|May 19, 2017, 05:00 AM By Nathan Mollat, Daily Journal|
The San Mateo softball team’s win over Salinas in the first round of the Central Coast Section Division tournament Tuesday wasn’t surprising because the 15th-seeded Bearcats upset the second-seeded Cowboys at the Salinas Sports Complex.
What opened eyes is what San Mateo represents. The Bearcats gained the Peninsula Athletic League Ocean Division’s lone automatic bid to CCS. As a “C” league in the CCS hierarchy, the Ocean doesn’t get a lot of respect around the rest of the section.
And why should it? Since the PAL went to the power structure now used, only one Ocean Division champion has won a CCS game: 17 years ago, when Hillsdale knocked off Saratoga in the first round of Division III bracket in 2000.
Since then, it’s been one-and-done for Ocean Division teams.
Until the Bearcats came along and dealt an always-strong Salinas program a 7-0 loss.
“I wouldn’t blame them (for thinking the Ocean Division doesn’t belong),” said San Mateo’s first-year head coach Alyssa Jepsen. “We had to prove to those people that we belong.”
Things didn’t start well for San Mateo, which lost its starting first baseman, Emily Savage, to the emergency room because of a cashew allergy.
But as so happens in these Hollywood-type stories, Savage’s replacement had the game of her life. Sophia Jaro, the only senior on the Bearcats’ roster, has been the ultimate utility player for the Bearcats this season. Jepsen said she has played every position but catcher this season. So it was karma when Jaro was inserted into the lineup as the starting first baseman and jump-started a rally with a two-run, two-out homer.
“As a batter, and this is probably not the thing to do, but I think a lot,” Jaro said, who had a 2-0 count after watching a pair of curveballs out of the strike zone.
“She’s got to throw me a strike,” Jaro said she was thinking.
The Salinas pitcher did throw a strike and Jaro deposited over the center-field fence to drive in Kylie Galea, who was on second.
“[Jaro] is going to leave here having said, ‘What a great way to end my (high school) career,’” Jepsen said.
San Mateo (16-7) scored two runs in the first and added three more in the third to put all the pressure on the Cowboys and they did not handle the pitching of Isabelle Borges well.
Jepsen said Borges was on point with her off-speed stuff, spinning curveballs and deadening changeups masterfully.
“I call her effectively slow and her spin is immaculate,” Jepsen said. “It’s constantly changing speeds. It’s tough for big hitters. They don’t want to wait.”
Jaro said the Bearcats started to see the Cowboys tightening up as the game went along and San Mateo took advantage.
“When you see them down, you jump on them,” Jaro said.
And as is usually the case, the defense gave its pitcher a couple of big assists. Jepsen said center fielder Jada Walker made two highlight-reel plays, making a diving catch on one batter and later gunning down a runner at the plate.
San Mateo’s win was not only big in the larger sense for the PAL as a whole, but it was also significant for the Bearcats’ program as well. This is only the third-ever appearance in CCS for San Mateo softball and it was the school’s first-ever CCS victory.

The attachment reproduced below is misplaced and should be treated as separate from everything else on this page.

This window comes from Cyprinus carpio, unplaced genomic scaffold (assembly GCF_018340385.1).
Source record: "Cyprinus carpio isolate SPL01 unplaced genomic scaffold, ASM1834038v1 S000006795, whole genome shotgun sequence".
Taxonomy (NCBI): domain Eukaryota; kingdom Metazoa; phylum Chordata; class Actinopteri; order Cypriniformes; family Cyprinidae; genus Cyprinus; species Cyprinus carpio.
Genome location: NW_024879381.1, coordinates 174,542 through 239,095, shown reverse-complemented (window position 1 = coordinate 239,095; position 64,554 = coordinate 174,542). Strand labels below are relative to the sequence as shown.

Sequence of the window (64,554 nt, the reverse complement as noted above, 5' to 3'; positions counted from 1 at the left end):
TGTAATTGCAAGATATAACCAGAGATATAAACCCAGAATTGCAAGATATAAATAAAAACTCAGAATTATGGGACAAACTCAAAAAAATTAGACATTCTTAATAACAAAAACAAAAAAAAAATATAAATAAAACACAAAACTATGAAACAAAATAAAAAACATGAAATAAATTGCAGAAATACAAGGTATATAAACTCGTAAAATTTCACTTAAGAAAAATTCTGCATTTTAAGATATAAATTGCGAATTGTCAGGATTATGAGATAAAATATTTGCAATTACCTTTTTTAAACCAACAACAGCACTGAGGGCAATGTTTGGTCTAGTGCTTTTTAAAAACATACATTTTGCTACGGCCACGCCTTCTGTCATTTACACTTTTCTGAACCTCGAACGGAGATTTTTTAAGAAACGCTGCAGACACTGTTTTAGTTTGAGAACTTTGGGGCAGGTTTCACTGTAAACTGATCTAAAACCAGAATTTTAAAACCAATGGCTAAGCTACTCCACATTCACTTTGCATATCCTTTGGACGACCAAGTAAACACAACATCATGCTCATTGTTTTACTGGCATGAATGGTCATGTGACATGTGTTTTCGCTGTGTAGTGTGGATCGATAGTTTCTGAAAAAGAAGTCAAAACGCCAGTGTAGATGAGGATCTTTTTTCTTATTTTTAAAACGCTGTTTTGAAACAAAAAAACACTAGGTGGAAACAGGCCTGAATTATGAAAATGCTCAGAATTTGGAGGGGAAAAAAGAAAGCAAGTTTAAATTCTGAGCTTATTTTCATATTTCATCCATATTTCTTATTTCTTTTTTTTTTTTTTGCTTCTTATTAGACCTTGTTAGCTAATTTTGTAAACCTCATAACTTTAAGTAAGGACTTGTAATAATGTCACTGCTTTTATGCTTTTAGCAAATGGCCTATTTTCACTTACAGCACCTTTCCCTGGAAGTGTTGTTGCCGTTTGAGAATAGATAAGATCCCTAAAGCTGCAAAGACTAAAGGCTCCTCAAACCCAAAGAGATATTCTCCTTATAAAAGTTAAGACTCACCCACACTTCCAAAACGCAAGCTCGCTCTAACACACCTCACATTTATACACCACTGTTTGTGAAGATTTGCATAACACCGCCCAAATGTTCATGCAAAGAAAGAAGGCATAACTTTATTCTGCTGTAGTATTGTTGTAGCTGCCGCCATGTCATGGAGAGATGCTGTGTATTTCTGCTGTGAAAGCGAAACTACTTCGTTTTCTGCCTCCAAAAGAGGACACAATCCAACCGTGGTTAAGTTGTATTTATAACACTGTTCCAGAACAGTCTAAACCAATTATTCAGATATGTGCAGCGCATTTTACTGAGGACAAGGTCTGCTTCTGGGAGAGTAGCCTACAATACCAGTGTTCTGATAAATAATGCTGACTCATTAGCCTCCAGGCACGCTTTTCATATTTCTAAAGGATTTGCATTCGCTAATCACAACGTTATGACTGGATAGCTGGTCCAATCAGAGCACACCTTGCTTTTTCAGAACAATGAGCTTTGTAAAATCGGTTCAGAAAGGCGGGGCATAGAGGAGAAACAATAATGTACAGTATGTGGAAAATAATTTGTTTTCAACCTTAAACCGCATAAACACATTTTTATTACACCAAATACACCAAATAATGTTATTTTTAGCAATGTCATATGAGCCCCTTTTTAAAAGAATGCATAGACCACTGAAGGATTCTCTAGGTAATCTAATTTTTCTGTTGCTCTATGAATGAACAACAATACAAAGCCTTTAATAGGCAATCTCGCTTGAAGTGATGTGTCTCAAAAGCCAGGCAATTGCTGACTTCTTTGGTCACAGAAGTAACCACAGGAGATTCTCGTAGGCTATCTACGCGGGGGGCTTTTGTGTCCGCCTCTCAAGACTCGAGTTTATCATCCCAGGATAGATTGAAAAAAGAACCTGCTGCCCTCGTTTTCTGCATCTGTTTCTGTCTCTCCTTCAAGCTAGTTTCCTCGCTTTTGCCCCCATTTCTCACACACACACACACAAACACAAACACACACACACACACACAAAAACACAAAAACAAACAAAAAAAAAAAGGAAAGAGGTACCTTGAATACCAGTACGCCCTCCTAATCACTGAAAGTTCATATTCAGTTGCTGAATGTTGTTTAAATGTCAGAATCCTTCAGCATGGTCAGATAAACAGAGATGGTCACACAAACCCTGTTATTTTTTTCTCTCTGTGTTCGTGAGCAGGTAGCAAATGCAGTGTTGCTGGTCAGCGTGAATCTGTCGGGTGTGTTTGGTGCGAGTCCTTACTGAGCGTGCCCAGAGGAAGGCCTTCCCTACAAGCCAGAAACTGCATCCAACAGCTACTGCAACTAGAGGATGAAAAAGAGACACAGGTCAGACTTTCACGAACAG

“That’s a great accomplishment,” said Monet Scheller, the Bearcats catcher. “We’ve come so far.”
That may not seem like much for a lot of teams, but you can’t win a CCS title without winning a CCS game first.
“It’s been a long journey for me and it’s a humbling experience,” Jaro said, who is playing for her fourth coach in as many years. “I walked on this (San Mateo) field as a freshman and the goal was to make CCS. … There have been some great players before me who never made CCS. Being the only senior on the team, this how you go out with a bang.”
And the Bearcats aren’t done yet. They face seventh-seeded Homestead (18-10) in a quarterfinal game at 2 p.m. Saturday at Fremont High School in Sunnyvale. Homestead, which beat 10th-seeded Milpitas 12-2 Wednesday, is one of the most successful public school programs in CCS and its schedule is a who’s who of the top programs in the section. San Mateo will have its work cut out for it if the Bearcats want to continue this Cinderella run.
Jepsen, however, is pragmatic about her team’s next opponent — or any opponent, for that matter.
“Nameless, faceless enemies,” is how Jepsen said she goes about preparing for the next opponent. “You can look at records, see who they played. But you can only, at best, guess. You can talk to a player or coach on another team that you know who played them (to get some kind of scouting report), but it’s all hearsay.”
Regardless if San Mateo’s season ends Saturday or not, this is just the beginning of what the Bearcats hope is a long run of postseason appearances. The bulk of the Bearcats’ roster is filled currently filled with sophomores, which suggests they will only get better over the next couple years.
But the competition is about to take a huge step up as San Mateo was voted to move into the Bay Division for the 2018 season.
“If we had no one coming (next season), we’d still be competitive. Everyone in the Ocean said, 100 percent, move up,” Jepsen said. “[My team wants] to get better. Beating a team 20-2 is no good, in my opinion.”
Whether the Bearcats continue their run through CCS this season, or begin prepping for next year, Jepsen is proud of what her team has accomplished.
“My girls have worked so hard,” Jepsen said. “They’ve improved so much since the beginning of the season.”